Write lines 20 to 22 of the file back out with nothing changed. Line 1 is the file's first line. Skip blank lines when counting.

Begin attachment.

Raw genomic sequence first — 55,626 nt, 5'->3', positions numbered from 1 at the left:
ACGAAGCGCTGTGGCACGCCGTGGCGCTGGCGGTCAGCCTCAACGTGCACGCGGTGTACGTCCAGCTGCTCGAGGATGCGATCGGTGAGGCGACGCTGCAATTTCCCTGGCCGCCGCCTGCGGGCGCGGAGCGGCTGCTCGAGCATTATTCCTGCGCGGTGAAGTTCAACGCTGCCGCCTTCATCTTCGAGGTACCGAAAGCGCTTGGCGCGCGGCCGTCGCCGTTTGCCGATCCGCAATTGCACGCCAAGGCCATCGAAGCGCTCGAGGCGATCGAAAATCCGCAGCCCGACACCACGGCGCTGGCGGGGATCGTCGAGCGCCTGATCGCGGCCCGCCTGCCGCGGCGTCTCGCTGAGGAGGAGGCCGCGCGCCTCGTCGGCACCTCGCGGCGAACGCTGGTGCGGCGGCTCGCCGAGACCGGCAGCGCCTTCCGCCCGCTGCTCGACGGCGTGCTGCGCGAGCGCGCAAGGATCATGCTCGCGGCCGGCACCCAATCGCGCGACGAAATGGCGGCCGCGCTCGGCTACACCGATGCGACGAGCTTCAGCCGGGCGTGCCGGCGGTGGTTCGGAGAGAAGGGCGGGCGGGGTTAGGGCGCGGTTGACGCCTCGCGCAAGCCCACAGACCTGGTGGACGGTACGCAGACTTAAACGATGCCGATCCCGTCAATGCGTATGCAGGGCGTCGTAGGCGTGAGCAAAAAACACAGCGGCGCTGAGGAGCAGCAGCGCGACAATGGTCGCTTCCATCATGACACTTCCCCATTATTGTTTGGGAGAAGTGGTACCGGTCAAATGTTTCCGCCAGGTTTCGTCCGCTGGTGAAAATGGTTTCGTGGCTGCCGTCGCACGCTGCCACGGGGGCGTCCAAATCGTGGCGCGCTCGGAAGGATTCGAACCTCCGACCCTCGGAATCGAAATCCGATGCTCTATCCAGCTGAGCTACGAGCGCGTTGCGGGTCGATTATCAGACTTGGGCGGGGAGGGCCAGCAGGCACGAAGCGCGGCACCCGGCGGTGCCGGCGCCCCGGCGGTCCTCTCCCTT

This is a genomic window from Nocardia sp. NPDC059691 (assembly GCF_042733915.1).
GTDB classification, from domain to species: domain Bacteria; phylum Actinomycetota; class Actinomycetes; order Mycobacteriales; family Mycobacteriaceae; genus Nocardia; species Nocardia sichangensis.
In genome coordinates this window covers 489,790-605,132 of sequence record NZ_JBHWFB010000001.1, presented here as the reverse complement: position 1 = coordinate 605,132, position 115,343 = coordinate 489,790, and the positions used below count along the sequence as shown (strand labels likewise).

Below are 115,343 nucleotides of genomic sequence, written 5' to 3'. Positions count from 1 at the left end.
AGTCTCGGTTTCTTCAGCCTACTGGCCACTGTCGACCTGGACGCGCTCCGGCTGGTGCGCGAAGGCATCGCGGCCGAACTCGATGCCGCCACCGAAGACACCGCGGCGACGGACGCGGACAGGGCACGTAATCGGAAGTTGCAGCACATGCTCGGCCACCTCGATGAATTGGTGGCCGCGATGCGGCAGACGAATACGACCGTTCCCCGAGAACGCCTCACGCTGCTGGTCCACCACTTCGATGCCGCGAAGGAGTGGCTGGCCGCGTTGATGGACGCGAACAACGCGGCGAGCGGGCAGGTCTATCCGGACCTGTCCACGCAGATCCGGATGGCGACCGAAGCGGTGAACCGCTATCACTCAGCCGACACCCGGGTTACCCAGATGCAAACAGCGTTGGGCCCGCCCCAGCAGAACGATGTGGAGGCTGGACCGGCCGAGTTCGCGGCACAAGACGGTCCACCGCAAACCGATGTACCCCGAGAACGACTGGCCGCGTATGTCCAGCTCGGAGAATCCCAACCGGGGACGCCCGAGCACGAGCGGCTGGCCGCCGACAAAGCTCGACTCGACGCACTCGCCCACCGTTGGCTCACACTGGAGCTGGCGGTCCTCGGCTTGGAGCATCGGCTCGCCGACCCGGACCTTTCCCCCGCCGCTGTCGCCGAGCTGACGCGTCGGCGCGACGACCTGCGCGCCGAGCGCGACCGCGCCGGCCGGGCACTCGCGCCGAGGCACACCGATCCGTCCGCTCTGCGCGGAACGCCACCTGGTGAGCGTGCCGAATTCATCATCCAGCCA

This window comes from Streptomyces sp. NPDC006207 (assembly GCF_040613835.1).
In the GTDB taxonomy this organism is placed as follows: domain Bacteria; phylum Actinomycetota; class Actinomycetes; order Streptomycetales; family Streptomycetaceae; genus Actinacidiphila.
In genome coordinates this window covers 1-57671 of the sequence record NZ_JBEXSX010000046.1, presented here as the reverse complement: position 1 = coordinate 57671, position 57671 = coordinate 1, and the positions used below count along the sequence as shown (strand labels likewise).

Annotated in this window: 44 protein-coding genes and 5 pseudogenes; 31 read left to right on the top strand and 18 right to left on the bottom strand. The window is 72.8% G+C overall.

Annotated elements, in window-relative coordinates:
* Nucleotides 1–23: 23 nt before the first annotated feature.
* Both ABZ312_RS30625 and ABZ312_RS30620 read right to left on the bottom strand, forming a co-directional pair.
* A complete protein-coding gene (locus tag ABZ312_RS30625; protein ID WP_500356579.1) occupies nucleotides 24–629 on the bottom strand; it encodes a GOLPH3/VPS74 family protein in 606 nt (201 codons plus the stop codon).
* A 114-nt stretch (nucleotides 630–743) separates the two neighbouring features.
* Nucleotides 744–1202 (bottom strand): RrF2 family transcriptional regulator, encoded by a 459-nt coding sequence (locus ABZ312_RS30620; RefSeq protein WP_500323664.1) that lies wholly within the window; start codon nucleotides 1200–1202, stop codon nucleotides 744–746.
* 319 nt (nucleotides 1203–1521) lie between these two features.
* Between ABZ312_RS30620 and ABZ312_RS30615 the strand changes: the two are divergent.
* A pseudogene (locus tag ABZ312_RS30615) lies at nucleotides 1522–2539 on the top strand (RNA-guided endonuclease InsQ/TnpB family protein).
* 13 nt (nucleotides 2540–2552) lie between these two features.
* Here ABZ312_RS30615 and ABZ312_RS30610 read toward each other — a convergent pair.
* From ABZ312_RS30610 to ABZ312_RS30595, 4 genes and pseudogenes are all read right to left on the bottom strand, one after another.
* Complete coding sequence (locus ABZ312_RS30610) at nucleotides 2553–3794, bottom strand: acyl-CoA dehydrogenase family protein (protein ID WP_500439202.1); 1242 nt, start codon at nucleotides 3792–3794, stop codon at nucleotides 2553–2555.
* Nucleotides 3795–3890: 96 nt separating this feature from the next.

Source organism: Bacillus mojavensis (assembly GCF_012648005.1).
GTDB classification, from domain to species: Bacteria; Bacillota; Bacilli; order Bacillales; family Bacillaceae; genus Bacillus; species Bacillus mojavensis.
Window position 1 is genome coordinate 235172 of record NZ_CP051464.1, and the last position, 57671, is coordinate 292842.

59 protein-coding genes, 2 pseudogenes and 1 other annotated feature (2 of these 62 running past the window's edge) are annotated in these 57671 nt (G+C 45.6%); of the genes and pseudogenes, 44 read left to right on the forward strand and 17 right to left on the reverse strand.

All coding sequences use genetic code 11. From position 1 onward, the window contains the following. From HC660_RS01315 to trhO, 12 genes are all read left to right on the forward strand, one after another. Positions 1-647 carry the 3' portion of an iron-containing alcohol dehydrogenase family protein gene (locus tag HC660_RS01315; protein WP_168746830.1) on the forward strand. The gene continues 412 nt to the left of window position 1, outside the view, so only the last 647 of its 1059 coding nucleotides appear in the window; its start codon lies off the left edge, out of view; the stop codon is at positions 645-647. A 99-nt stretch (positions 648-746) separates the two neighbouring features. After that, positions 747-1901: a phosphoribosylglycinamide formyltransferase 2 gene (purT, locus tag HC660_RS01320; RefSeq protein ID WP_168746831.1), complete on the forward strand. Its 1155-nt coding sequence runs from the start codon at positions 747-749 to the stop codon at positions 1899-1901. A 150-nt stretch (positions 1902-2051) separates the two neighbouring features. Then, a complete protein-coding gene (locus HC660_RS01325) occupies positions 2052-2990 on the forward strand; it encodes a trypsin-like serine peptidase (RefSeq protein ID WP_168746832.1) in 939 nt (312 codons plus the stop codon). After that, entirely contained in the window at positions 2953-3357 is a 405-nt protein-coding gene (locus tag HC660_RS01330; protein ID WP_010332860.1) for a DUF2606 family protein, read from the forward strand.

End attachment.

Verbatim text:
* A pseudogene (locus tag ABZ312_RS30615) lies at nucleotides 1522–2539 on the top strand (RNA-guided endonuclease InsQ/TnpB family protein).
* 13 nt (nucleotides 2540–2552) lie between these two features.
* Here ABZ312_RS30615 and ABZ312_RS30610 read toward each other — a convergent pair.